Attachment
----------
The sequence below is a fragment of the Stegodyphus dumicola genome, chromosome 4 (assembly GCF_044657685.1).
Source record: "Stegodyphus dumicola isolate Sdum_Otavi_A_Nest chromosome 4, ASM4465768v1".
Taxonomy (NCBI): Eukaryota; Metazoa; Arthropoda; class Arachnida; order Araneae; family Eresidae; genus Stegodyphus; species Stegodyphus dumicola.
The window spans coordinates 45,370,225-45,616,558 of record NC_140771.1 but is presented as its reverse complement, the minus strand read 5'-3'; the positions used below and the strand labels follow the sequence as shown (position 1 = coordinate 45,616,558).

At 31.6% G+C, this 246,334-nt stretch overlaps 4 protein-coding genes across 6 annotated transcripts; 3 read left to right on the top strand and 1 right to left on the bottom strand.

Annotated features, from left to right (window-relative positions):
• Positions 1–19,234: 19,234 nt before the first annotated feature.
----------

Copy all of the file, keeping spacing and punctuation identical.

The sequence below is a fragment of the Stegodyphus dumicola genome, chromosome 4 (assembly GCF_044657685.1).
Source record: "Stegodyphus dumicola isolate Sdum_Otavi_A_Nest chromosome 4, ASM4465768v1".
Taxonomy (NCBI): Eukaryota; Metazoa; Arthropoda; class Arachnida; order Araneae; family Eresidae; genus Stegodyphus; species Stegodyphus dumicola.
The window spans coordinates 45,370,225-45,616,558 of record NC_140771.1 but is presented as its reverse complement, the minus strand read 5'-3'; the positions used below and the strand labels follow the sequence as shown (position 1 = coordinate 45,616,558).

At 31.6% G+C, this 246,334-nt stretch overlaps 4 protein-coding genes across 6 annotated transcripts; 3 read left to right on the top strand and 1 right to left on the bottom strand.

Annotated features, from left to right (window-relative positions):
• Positions 1–19,234: 19,234 nt before the first annotated feature.